Winter

One of the most underrated songs in the Rolling Stones catalogue, "Winter" is off 1973's Goat's Head Soup album and it's a track Taylor had a hand in writing, but never got credit. While Taylor incorporates some amazing licks during the verses, the solo is a pure work of genius. It's not a barrage of speed, but the feel Taylor brings with the notes that echoes the melancholy of the song, which is one of his trademarks throughout his tenure with the Stones.

Sway

With "Sway", a song from 1971's amazing Sticky Fingers record, Taylor delivers a masterpiece short solo using a bottleneck slide at 1:35 mark, then he cranks things up again for the outro solo which carries "Sway" as it fades out. Here Taylor brings a heavy blues feel with plenty of pull-offs and bends. It's worth it to really crank up the sound for the last 10 seconds, just to hear those last few amazing notes.

All Down the Line

On "All Down the Line", a classic track off Exile on Main St., Taylor lets loose with a blistering slide solo, which is fitting given the song is a double entendre about cocaine. Again, Taylor picks up on the groove of the song and carries it along, while Jagger and the rest of the band have a good 'ol hootin', hollerin' time playing along as it fades out.

Shine A Light

Another Exile on Main St. track, "Shine A Light" is a Mick Jagger song he'd written in 1968 under the name "Get a Line on You" in reference to Brian Jones' ever-worsening condition and his detachment from the band. After Jones died, it was redone for Exile. As usual, Mick Taylor crafts a tasty solo using lots of reverb that serves nicely with the gospel vibe of the song. The highlight is the ending, when Taylor comes out of the solo and tones it down with a few quiet passages.

Check out producer Jimmy Miller's impact on the Stones' best albums.

Friday, March 17, 2017

Piece of Mind: Iron Maiden's Metal Masterpiece

With the success of 1982's Number of the Beast, one would think Iron Maiden would be hard pressed to follow it with an equal or better record, but they did just that with Piece of Mind.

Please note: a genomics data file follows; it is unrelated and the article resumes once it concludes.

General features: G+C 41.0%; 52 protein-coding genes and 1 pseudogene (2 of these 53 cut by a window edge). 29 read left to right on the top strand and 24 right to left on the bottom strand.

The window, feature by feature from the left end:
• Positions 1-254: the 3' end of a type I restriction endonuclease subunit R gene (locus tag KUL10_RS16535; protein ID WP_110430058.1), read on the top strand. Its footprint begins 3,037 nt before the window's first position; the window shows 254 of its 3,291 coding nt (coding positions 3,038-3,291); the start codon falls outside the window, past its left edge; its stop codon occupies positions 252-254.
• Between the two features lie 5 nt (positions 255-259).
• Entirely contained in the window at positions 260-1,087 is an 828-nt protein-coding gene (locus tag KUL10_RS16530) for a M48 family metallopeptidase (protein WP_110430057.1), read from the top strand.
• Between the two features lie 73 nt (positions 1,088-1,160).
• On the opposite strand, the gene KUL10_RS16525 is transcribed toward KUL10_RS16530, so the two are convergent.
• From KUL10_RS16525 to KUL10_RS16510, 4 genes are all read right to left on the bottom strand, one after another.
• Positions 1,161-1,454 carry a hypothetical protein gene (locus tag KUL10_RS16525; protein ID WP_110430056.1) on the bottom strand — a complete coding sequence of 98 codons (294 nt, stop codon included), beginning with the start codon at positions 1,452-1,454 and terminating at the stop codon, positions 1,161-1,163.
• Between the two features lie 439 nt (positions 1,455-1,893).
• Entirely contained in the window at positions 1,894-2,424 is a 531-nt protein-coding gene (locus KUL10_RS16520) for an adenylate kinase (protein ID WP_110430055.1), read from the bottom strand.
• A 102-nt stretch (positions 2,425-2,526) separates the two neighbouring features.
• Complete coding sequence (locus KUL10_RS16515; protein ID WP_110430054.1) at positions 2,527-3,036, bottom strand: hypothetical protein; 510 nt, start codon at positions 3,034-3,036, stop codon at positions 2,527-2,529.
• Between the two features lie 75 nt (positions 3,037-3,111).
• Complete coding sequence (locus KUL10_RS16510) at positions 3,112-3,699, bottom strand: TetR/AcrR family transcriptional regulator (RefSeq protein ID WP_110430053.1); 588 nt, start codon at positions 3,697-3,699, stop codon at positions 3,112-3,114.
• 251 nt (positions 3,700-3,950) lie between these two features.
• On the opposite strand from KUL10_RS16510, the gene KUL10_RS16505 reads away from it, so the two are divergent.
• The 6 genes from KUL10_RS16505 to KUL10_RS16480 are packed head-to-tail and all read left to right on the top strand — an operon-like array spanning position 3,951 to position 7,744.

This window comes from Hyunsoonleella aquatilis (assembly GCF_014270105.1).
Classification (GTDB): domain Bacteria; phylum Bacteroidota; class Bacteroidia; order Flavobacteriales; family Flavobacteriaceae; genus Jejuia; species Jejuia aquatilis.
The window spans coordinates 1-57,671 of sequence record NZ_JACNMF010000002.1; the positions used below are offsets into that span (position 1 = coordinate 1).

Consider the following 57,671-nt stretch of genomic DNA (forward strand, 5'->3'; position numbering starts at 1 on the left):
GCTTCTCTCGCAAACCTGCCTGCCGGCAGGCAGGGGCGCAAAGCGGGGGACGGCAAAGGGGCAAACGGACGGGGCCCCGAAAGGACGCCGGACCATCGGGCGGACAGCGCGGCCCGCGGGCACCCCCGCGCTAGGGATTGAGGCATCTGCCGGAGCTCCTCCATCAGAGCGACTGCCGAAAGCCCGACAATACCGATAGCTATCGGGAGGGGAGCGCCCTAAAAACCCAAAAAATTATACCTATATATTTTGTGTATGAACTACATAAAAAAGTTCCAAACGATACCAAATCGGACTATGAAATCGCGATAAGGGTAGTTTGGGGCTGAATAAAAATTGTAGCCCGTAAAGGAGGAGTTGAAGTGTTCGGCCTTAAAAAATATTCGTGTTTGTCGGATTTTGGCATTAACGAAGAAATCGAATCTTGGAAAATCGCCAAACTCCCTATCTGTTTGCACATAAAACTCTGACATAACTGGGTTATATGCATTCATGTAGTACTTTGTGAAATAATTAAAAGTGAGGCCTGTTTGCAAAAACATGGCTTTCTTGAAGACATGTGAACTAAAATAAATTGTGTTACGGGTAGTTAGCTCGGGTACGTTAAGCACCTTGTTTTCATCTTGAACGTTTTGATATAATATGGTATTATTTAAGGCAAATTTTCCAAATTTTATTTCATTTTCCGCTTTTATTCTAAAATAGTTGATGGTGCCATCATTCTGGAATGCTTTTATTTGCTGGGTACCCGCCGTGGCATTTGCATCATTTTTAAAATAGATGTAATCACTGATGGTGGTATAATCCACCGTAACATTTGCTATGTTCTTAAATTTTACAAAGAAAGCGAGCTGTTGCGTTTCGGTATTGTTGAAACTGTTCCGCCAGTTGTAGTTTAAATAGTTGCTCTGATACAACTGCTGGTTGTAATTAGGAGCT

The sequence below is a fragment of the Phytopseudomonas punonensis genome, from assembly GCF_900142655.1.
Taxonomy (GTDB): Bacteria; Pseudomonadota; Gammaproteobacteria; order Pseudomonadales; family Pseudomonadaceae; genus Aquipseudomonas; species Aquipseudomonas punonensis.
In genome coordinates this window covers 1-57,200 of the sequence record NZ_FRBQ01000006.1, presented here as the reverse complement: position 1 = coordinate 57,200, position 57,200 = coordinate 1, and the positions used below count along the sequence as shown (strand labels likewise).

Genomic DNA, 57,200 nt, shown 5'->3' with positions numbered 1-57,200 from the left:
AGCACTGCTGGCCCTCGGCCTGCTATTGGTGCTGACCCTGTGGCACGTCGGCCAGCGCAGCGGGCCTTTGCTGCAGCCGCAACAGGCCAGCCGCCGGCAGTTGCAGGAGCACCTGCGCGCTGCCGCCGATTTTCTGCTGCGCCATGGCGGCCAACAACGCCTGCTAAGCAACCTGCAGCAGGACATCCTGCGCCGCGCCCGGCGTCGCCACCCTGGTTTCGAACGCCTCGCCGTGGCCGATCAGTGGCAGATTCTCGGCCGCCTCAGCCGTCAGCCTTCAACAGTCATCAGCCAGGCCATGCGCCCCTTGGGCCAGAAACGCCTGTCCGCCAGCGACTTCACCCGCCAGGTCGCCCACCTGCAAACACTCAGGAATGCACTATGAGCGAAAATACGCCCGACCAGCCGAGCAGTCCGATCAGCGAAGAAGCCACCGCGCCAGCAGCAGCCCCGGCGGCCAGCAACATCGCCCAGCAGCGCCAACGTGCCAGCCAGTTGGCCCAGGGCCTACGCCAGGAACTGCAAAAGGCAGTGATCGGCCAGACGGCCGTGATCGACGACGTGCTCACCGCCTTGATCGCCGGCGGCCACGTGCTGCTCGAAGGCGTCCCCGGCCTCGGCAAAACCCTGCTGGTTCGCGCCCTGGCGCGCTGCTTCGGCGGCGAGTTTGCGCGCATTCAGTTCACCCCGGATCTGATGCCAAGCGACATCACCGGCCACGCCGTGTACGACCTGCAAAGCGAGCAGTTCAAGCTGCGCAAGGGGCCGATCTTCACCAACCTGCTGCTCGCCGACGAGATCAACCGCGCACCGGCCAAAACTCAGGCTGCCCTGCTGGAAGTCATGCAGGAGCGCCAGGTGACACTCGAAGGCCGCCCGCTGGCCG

Despite bringing in a new drummer in yet another personnel change, 1983's Piece of Mind turned out to be an amazing album and it defined Maiden's modern, mid-late 1980s sound.

The album was quickly recorded at Compass Point Studios in the Bahamas from January to March, 1983, and is the first to feature drummer Nicko McBrain after former skin-basher Clive Burr was ousted from Maiden in December, 1982.

Coming off the phenomenal Beast album and tour, the band was getting comfortable with each other as singer Bruce Dickinson had time to get fully adjusted to the workings of Iron Maiden. Dickinson had more influence on the songwriting, composing "Revelations", while co-writing on "Flight of Icarus", "Die with your Boots On", and "Sun and Steel".

"I think on this album, because Bruce has been in a band awhile and was also very involved with the writing, he's more relaxed," said bassist Steve Harris in a 1983 interview with Kevin Thompson for Artist Magazine. "So the vocal performance is tremendous. He's so quick in the studio because his ear for pitch is so good - he just gets up there and bang, it retains a great live feel."

Most of the songs were written at Hotel le Chalet in New Jersey during the hotel’s off-season, then recorded down in Nassau.

Certainly, Piece of Mind sets the mark for the "new Maiden" in terms of personnel and how the band sounds on record. It's the first record of the great bunch that includes Powerslave, Somewhere in Time and Seventh Son of Seventh Son to have that clean, crisp, modern metal sound.